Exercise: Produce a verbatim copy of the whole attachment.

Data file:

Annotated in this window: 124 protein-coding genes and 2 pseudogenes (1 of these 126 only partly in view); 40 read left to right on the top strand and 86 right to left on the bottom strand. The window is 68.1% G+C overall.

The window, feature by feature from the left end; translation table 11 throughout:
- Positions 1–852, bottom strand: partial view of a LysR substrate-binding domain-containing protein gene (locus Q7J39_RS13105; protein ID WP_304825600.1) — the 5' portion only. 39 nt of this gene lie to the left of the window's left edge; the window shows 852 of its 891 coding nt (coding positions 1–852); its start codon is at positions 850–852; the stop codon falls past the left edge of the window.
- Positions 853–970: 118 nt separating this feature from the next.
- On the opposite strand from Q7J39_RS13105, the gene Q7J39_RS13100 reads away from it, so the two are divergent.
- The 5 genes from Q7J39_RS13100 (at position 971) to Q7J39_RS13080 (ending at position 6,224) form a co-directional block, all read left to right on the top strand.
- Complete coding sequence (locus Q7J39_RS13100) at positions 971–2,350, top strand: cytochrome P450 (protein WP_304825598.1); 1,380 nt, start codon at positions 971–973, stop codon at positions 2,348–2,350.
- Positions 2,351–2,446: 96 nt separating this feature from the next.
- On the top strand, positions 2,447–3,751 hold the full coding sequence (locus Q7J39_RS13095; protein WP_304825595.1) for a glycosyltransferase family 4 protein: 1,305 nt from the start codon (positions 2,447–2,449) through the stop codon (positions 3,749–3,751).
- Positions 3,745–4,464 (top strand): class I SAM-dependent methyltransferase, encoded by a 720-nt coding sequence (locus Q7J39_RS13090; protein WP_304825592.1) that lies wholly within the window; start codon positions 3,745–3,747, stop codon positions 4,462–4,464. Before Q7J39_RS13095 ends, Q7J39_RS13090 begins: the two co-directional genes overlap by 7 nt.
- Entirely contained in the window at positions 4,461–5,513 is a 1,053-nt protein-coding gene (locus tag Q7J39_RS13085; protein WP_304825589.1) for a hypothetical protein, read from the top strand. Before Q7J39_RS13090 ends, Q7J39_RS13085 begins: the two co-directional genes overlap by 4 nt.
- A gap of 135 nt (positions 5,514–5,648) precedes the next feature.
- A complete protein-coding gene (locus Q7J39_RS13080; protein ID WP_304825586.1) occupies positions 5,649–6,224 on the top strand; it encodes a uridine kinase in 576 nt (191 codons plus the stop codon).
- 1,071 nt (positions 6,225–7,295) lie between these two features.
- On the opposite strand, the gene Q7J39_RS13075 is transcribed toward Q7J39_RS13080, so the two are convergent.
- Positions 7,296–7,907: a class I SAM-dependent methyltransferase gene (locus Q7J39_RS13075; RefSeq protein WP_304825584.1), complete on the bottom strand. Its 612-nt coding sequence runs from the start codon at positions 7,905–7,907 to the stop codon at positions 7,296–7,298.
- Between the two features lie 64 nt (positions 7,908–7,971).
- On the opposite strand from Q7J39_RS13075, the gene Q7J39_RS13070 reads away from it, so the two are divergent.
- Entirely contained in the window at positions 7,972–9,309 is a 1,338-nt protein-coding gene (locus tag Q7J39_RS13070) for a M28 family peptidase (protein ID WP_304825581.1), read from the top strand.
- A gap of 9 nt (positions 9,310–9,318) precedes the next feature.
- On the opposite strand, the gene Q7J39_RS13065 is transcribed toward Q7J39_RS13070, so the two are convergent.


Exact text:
Annotated in this window: 124 protein-coding genes and 2 pseudogenes (1 of these 126 only partly in view); 40 read left to right on the top strand and 86 right to left on the bottom strand. The window is 68.1% G+C overall.

The window, feature by feature from the left end; translation table 11 throughout:
- Positions 1–852, bottom strand: partial view of a LysR substrate-binding domain-containing protein gene (locus Q7J39_RS13105; protein ID WP_304825600.1) — the 5' portion only. 39 nt of this gene lie to the left of the window's left edge; the window shows 852 of its 891 coding nt (coding positions 1–852); its start codon is at positions 850–852; the stop codon falls past the left edge of the window.
- Positions 853–970: 118 nt separating this feature from the next.
- On the opposite strand from Q7J39_RS13105, the gene Q7J39_RS13100 reads away from it, so the two are divergent.
- The 5 genes from Q7J39_RS13100 (at position 971) to Q7J39_RS13080 (ending at position 6,224) form a co-directional block, all read left to right on the top strand.
- Complete coding sequence (locus Q7J39_RS13100) at positions 971–2,350, top strand: cytochrome P450 (protein WP_304825598.1); 1,380 nt, start codon at positions 971–973, stop codon at positions 2,348–2,350.
- Positions 2,351–2,446: 96 nt separating this feature from the next.
- On the top strand, positions 2,447–3,751 hold the full coding sequence (locus Q7J39_RS13095; protein WP_304825595.1) for a glycosyltransferase family 4 protein: 1,305 nt from the start codon (positions 2,447–2,449) through the stop codon (positions 3,749–3,751).
- Positions 3,745–4,464 (top strand): class I SAM-dependent methyltransferase, encoded by a 720-nt coding sequence (locus Q7J39_RS13090; protein WP_304825592.1) that lies wholly within the window; start codon positions 3,745–3,747, stop codon positions 4,462–4,464. Before Q7J39_RS13095 ends, Q7J39_RS13090 begins: the two co-directional genes overlap by 7 nt.
- Entirely contained in the window at positions 4,461–5,513 is a 1,053-nt protein-coding gene (locus tag Q7J39_RS13085; protein WP_304825589.1) for a hypothetical protein, read from the top strand. Before Q7J39_RS13090 ends, Q7J39_RS13085 begins: the two co-directional genes overlap by 4 nt.
- A gap of 135 nt (positions 5,514–5,648) precedes the next feature.
- A complete protein-coding gene (locus Q7J39_RS13080; protein ID WP_304825586.1) occupies positions 5,649–6,224 on the top strand; it encodes a uridine kinase in 576 nt (191 codons plus the stop codon).
- 1,071 nt (positions 6,225–7,295) lie between these two features.
- On the opposite strand, the gene Q7J39_RS13075 is transcribed toward Q7J39_RS13080, so the two are convergent.
- Positions 7,296–7,907: a class I SAM-dependent methyltransferase gene (locus Q7J39_RS13075; RefSeq protein WP_304825584.1), complete on the bottom strand. Its 612-nt coding sequence runs from the start codon at positions 7,905–7,907 to the stop codon at positions 7,296–7,298.
- Between the two features lie 64 nt (positions 7,908–7,971).
- On the opposite strand from Q7J39_RS13075, the gene Q7J39_RS13070 reads away from it, so the two are divergent.
- Entirely contained in the window at positions 7,972–9,309 is a 1,338-nt protein-coding gene (locus tag Q7J39_RS13070) for a M28 family peptidase (protein ID WP_304825581.1), read from the top strand.
- A gap of 9 nt (positions 9,310–9,318) precedes the next feature.
- On the opposite strand, the gene Q7J39_RS13065 is transcribed toward Q7J39_RS13070, so the two are convergent.